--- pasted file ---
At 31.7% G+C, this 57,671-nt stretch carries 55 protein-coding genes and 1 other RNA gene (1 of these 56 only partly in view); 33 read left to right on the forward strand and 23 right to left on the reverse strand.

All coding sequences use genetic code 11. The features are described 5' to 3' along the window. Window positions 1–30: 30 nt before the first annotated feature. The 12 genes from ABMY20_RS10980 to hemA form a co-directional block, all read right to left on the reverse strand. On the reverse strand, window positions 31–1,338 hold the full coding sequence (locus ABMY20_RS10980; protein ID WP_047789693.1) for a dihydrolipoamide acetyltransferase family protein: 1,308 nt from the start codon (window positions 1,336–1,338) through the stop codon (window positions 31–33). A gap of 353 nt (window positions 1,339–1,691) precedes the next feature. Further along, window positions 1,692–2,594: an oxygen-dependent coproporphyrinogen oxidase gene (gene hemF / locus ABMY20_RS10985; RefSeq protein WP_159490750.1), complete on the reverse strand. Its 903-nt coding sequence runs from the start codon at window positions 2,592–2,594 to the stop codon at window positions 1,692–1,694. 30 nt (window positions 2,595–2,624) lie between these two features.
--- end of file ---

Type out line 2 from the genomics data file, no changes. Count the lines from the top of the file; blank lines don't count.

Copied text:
All coding sequences use genetic code 11. The features are described 5' to 3' along the window. Window positions 1–30: 30 nt before the first annotated feature. The 12 genes from ABMY20_RS10980 to hemA form a co-directional block, all read right to left on the reverse strand. On the reverse strand, window positions 31–1,338 hold the full coding sequence (locus ABMY20_RS10980; protein ID WP_047789693.1) for a dihydrolipoamide acetyltransferase family protein: 1,308 nt from the start codon (window positions 1,336–1,338) through the stop codon (window positions 31–33). A gap of 353 nt (window positions 1,339–1,691) precedes the next feature. Further along, window positions 1,692–2,594: an oxygen-dependent coproporphyrinogen oxidase gene (gene hemF / locus ABMY20_RS10985; RefSeq protein WP_159490750.1), complete on the reverse strand. Its 903-nt coding sequence runs from the start codon at window positions 2,592–2,594 to the stop codon at window positions 1,692–1,694. 30 nt (window positions 2,595–2,624) lie between these two features.